Cora Pearl's extravagant personality made her popular among France's 19th-century elite. But that era's legendary debauchery soon went out of style — and so did she.
In 1860s Paris, excess was en vogue — so was Cora Pearl. One of the most sought-after call girls with a black book of aristocratic lovers, Cora Pearl lived a life properly extravagant for the times, steeped in celebrity and infamy.
As French writer Alfred Delvau wrote of the courtesan in his book Les Plaisirs de Paris or The Pleasures of Paris, “You are today, Madame, the renown, the preoccupation, the scandal and the toast of Paris. Everywhere they talk only of you.”
But besides her bout of opulence and fame, Cora Pearl had humble beginnings and would meet an even darker end.
Becoming Cora Pearl
Before Pearl became “one of the most celebrated whores of her time,” she was born a simple girl named Emma Elizabeth Crouch in Portsmouth, England, in 1836. In her memoirs, however, Crouch would claim she was born in 1842.
She grew up in a household filled with noise: music and 15 other siblings, most of whom took after their parents’ musical proclivities, including young Emma Crouch. She imitated her father who was famed composer Frederick Nicholls Crouch by playing at the piano and singing like her mother.
After her father abandoned the family to escape his debts, Crouch’s mother worried about her brood’s future and so remarried a well-to-do man whom Crouch despised. Soon after, she was sent off to boarding school in Boulogne, France.
Upon Emma Crouch’s return to England, she lived with her grandmother in London to work as a milliner’s assistant. It was in the English capital that the soon-to-be-celeb suffered a violent encounter that would change her life forever.
According to Crouch’s own account, she was approached by a strange man, seemingly between 35 to 40 years old, on her way back alone from church one day. Promising that he would treat her to cake, the man lured her to a nearby bar behind the market where he gave her gin and raped her; she was 15.
When Crouch regained consciousness in a hotel room, the man had left five pounds on the nightstand and disappeared — but not before proposing that the teenager be his regular courtesan. Crouch refused.
“On my part, I did not shed a tear. I felt only sovereign disgust,” Crouch wrote of her rape.
In her memoir, Crouch claimed that this experience made her become wary of and horrified by men, but if that’s so, then she chose an odd career path. Some historians believe that the encounter Crouch wrote about may actually have been a cover-up story for the sexual abuse she suffered at the hands of her estranged stepfather.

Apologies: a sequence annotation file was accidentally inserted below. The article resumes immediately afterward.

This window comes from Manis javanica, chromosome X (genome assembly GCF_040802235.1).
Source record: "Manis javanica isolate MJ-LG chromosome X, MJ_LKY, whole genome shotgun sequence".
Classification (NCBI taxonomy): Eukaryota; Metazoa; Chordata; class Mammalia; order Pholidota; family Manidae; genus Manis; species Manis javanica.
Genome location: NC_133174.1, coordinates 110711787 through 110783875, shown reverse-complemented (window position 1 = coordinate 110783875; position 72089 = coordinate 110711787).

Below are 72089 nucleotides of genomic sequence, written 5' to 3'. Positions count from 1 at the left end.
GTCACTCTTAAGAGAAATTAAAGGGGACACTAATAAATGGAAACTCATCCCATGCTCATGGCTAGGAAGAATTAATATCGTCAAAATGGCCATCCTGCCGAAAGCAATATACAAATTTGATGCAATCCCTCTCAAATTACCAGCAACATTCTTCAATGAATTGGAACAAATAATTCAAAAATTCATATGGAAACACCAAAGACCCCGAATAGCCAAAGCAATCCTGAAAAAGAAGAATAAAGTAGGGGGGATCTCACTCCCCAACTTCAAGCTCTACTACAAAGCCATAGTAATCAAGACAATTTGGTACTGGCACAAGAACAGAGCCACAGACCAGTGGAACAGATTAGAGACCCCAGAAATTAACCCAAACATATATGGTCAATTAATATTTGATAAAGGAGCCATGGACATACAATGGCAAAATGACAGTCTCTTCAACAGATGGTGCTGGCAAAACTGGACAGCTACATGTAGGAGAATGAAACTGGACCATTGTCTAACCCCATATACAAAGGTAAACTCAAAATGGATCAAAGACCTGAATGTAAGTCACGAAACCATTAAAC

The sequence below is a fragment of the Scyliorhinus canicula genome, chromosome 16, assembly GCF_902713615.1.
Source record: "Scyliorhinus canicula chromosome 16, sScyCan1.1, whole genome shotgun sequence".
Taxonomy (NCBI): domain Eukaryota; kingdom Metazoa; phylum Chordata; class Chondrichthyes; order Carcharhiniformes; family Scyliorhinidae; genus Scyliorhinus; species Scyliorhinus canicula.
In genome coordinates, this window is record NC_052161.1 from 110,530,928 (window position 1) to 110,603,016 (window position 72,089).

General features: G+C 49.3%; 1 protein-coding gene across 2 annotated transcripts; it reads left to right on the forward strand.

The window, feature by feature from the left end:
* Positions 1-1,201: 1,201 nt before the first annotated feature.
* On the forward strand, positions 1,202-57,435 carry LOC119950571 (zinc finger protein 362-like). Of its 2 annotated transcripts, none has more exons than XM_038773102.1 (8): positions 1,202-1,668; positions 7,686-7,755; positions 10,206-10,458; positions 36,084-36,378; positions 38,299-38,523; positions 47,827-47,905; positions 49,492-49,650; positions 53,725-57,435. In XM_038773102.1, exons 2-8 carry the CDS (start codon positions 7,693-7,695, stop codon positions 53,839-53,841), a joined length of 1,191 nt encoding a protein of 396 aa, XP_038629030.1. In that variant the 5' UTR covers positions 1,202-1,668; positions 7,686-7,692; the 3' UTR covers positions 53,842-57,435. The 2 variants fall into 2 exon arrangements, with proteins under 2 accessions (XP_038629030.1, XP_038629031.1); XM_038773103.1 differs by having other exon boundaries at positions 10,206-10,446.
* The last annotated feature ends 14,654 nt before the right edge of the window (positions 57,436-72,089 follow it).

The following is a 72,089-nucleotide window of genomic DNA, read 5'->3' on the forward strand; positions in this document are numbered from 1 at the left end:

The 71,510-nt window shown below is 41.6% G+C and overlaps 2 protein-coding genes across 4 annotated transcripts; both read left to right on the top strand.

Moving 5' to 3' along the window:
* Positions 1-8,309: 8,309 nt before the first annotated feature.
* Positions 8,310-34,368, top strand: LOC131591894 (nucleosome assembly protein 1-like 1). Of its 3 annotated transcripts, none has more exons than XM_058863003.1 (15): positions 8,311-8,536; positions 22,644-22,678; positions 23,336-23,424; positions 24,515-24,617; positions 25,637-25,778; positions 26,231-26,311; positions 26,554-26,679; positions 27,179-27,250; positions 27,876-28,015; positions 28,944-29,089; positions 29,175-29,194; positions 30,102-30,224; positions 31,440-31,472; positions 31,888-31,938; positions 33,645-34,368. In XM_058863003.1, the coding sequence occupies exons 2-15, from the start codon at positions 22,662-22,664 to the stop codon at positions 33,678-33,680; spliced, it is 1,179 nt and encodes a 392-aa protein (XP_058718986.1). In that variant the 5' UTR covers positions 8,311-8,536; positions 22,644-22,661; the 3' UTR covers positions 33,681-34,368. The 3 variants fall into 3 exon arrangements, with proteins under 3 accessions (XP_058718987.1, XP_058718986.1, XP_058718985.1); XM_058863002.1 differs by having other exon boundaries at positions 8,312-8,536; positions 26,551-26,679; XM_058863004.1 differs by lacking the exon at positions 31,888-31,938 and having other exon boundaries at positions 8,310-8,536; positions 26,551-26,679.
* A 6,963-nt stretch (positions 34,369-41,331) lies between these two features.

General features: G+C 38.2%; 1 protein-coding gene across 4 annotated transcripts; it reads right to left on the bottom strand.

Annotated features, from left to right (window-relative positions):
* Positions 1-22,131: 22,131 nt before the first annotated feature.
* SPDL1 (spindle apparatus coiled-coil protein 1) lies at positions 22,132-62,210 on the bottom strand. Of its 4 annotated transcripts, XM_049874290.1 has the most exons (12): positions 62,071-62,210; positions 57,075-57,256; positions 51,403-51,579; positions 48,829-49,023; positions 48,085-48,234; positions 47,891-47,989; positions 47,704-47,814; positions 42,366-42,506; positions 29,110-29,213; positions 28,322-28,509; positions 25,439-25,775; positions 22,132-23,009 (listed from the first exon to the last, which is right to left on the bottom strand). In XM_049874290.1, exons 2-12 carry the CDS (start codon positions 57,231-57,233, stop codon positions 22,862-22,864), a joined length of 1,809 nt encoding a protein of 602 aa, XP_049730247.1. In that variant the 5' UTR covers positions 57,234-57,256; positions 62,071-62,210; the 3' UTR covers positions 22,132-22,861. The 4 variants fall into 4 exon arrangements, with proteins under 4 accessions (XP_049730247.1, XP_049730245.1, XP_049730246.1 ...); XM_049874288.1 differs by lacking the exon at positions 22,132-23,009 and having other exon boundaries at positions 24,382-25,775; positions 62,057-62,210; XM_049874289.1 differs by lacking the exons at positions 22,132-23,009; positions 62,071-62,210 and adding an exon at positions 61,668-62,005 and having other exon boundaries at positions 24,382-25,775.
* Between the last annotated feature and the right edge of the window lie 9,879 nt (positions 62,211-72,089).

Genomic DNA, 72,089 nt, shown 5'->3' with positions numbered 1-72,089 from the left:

Regardless of what may or may not have happened, Crouch felt she could no longer return to her grandmother’s house and so he rented out a room in Covent Garden under a new identity: Cora Pearl.
The Extravagant Life Of Mademoiselle Cora Pearl
Cora Pearl’s first known lover was a 25-year-old property owner whom she named Bill Blinkwell in her memoir, though many identified him as Robert Bignell, owner of dance hall-turned-pleasure club, the Argyll Rooms.
Described as “good looking with a fine and pleasant voice,” Bignell spoke French to Pearl and took her on trips to the English countryside. Two-and-a-half months into their affair, they traveled to the Eternal City.
So enamored was Pearl by the rich culture of Paris — at the time ruled by the outrageous demimonde of the French upper-class — that she burned her passport and refused to return to London.
And with that, Cora Pearl’s new life in Paris began.
Paris was fertile grounds for Cora Pearl. Back then, prostitution was legal in France with sex workers only required to register and undergo routine health inspections. Armed with an ample bosom, tiny waist, and impetuous demeanor, Pearl quickly attracted the city’s men, including those born of blue blood.
Among her royal clients was the Duke of Rivoli, Victor Masséna, who gifted Pearl her first horse; heir to the Netherlands throne, William, the Prince of Orange; the king’s half-brother, the Duke de Morny; and Prince Achille Murat, grand-nephew of the previous King Napoleon I.
Cora Pearl’s most loyal lover was Prince Napoléon-Jérôme Bonaparte, also known as Prince Jérôme Bonaparte, King Napoleon III’s cousin. They first met when the prince was 42 and she was half his age, but the two nonetheless enjoyed a nine-year affair together.
Like all her rich suitors, Prince Jérôme Bonaparte spoiled the courtesan. He bought Pearl several stately homes, most notably a small palace known as “Les Petites Tuileries,” and granted her access to the Royal Palace so that she could visit him there.
“I bathed in pink marble basins, I slept long hours on sofas with the smell of rare flowers, which conjured up dreams of enchanted palaces, and when I awoke, the reality was still finer than my dreams!”